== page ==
The American Dream

I’m remember being twenty. I was excited by what the day held. I can work anywhere. I can go any place. My life can be anything I want it to be. I just have to finish my degree. Then my real life will start. I just need to decide where to live and buy that house. Then my real connection with my community will start. I just need to find what makes me happy to work on then I’ll have the perfect job and Monday will feel as good as Saturday.

Now I’m in my thirties. It is a little harder to get up each morning. It takes a little longer to get going. I have committed to my job and at this point I don’t know what else I’d do and make this kind of money. A door closes on other careers. Maybe it doesn’t, but I don’t have the energy to get up and check if it is still open – even just a crack. If it is, am I passionate enough about anything to restart?

I have my own family now. I have kids and I want them to have a relationship with their grandparents while they can. I want them to have the memories that I have of going to grandma’s house and reading comics, and playing with different toys, eating cake and cookies, and staying up later than I should have. Of feeling like a VIP. That means of all the places I could have lived, the radius of where I can live with this choice is a lot smaller. Within an hour or so is about as far away as I want to get.

I remember being so excited by remote work. I thought I had found the unicorn job. This would free up so much time to pursue other hobbies, and invest in my personal relationships. The work week would just barely register on my mind for the week. Except that now I don’t know as many people and I’m not meeting any more people so that social circle is shrinking every day. The connections I hoped to form with my neighbors didn’t pan out. We seldom speak, and we don’t share much in common. And the work is the same in an office or at home. The work week is still the dominating force in my scheduling.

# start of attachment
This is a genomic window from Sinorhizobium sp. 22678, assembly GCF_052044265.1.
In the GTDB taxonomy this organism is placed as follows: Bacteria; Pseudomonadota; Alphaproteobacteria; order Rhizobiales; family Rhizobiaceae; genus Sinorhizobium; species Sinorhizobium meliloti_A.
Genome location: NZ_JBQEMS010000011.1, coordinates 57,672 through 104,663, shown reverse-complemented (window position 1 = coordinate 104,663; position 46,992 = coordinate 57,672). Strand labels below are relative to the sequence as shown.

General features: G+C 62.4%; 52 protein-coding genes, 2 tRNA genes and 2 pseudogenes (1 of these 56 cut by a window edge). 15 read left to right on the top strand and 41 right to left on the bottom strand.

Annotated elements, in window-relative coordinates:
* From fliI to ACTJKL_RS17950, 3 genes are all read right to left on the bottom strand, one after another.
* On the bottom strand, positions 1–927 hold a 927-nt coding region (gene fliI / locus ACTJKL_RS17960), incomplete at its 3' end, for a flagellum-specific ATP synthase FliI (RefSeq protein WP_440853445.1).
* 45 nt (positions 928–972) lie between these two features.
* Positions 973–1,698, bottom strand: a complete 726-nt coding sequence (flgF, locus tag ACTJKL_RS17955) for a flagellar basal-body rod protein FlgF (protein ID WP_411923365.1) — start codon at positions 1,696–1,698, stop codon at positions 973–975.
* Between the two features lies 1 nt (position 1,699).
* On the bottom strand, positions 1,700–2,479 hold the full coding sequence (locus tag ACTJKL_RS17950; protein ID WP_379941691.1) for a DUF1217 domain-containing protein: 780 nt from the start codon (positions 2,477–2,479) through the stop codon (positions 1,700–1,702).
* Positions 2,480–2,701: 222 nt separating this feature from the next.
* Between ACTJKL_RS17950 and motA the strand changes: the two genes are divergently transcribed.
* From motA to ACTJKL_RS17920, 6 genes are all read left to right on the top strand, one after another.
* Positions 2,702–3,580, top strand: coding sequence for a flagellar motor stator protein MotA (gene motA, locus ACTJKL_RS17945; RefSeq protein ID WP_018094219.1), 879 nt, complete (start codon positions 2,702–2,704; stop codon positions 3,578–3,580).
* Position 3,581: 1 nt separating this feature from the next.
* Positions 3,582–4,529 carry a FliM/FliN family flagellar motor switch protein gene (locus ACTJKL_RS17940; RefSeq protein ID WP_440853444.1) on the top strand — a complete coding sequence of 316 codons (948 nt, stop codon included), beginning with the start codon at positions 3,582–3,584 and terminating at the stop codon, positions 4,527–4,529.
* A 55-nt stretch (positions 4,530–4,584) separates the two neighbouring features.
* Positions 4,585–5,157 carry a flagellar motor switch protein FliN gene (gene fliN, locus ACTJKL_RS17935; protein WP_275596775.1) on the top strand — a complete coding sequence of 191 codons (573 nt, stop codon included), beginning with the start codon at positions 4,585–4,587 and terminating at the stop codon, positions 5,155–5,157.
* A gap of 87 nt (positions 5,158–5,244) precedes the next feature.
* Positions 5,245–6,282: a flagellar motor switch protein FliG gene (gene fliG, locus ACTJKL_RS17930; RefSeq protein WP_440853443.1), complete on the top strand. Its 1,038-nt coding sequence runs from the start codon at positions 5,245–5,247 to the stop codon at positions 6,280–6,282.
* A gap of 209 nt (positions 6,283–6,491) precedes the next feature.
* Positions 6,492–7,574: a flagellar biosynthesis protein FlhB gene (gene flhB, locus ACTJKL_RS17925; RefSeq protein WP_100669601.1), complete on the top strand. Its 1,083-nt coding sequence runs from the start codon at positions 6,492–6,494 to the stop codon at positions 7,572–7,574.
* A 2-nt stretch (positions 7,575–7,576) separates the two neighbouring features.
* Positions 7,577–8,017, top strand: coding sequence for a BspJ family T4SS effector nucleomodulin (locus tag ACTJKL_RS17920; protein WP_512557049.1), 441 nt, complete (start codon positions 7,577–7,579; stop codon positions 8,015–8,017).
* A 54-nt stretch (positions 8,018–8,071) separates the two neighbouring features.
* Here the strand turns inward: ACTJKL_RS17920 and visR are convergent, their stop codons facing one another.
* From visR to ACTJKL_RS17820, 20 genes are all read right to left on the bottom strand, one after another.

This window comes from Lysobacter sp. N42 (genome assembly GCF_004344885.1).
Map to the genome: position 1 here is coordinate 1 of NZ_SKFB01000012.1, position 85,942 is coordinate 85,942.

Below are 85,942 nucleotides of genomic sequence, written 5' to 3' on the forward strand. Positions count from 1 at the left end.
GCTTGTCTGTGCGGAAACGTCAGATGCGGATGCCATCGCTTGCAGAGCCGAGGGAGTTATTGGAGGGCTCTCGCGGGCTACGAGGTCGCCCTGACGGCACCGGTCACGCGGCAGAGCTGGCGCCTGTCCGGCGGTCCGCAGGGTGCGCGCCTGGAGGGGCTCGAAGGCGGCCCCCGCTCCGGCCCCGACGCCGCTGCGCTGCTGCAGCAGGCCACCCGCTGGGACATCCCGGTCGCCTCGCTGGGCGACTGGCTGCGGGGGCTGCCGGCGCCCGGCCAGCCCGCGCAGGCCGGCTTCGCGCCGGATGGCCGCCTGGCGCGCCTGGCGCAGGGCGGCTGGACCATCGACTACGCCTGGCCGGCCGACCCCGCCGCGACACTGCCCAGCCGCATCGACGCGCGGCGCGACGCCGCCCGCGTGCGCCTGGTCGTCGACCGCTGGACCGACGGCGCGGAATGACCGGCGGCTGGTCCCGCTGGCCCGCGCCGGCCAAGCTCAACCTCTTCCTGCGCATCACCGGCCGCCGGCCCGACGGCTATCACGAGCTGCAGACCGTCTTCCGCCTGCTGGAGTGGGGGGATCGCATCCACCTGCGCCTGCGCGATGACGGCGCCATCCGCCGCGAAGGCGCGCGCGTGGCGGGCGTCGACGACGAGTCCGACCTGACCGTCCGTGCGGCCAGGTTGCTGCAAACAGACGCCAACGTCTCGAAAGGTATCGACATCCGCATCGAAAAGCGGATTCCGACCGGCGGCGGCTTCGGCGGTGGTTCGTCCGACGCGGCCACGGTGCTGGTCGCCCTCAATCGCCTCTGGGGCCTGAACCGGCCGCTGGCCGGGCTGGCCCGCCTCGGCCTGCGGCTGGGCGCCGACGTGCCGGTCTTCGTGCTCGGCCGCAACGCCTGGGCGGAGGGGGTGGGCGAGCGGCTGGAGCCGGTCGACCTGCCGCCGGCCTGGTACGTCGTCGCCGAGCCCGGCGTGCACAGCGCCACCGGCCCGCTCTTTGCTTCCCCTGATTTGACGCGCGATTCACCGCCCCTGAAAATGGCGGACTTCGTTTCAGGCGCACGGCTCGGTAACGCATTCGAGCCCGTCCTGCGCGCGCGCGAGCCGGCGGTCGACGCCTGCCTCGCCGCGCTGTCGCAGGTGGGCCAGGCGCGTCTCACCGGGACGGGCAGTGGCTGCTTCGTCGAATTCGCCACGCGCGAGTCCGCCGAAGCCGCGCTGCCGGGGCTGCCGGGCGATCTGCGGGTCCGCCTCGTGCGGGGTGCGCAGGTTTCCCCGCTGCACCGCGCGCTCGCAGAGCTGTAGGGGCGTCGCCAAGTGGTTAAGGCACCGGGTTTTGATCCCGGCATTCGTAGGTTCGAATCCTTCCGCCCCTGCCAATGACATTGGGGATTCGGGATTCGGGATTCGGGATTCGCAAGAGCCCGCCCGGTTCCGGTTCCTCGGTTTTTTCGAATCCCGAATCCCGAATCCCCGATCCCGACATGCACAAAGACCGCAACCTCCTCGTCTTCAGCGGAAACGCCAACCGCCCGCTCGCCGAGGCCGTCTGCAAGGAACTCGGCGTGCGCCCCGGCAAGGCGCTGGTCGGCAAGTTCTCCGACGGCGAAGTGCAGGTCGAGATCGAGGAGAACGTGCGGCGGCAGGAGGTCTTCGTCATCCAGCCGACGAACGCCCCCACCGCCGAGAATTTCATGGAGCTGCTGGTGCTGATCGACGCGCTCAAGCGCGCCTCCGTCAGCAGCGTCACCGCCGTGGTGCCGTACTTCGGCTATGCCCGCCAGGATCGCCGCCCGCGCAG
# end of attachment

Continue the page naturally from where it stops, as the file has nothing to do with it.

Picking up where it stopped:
The real struggle now isn’t maintaining any of the things I set out to achieve in my twenties. I have a house, and a family, and career. What I struggle with is what’s next. Or what else. Or maybe it is the same question?

And will I have the energy to pursue the Next Thing even if I find it? Or will I never find it because just like those other doors I haven’t the curiosity to get up and peek? Is the next thirty years staying the course? I’m mostly happy, and healthy but I feel under utilized. On paper everything looks good. But I’m struggling to feel that sense of accomplishment internally.

I retire. I live in some dream place. Then what? I’m contemplating what the lesson is here. What should I have done? I hope at the end I have a connection to my family. That was about it. And in a few generations my great great grandkids will struggle to remember my name. Some silly job he did that is now obsolete.

I think that is what bothers me the most. Everything we’ve forgotten. Each life seems to be its own independent arc. And looking down from the apex is really making me question its purpose.

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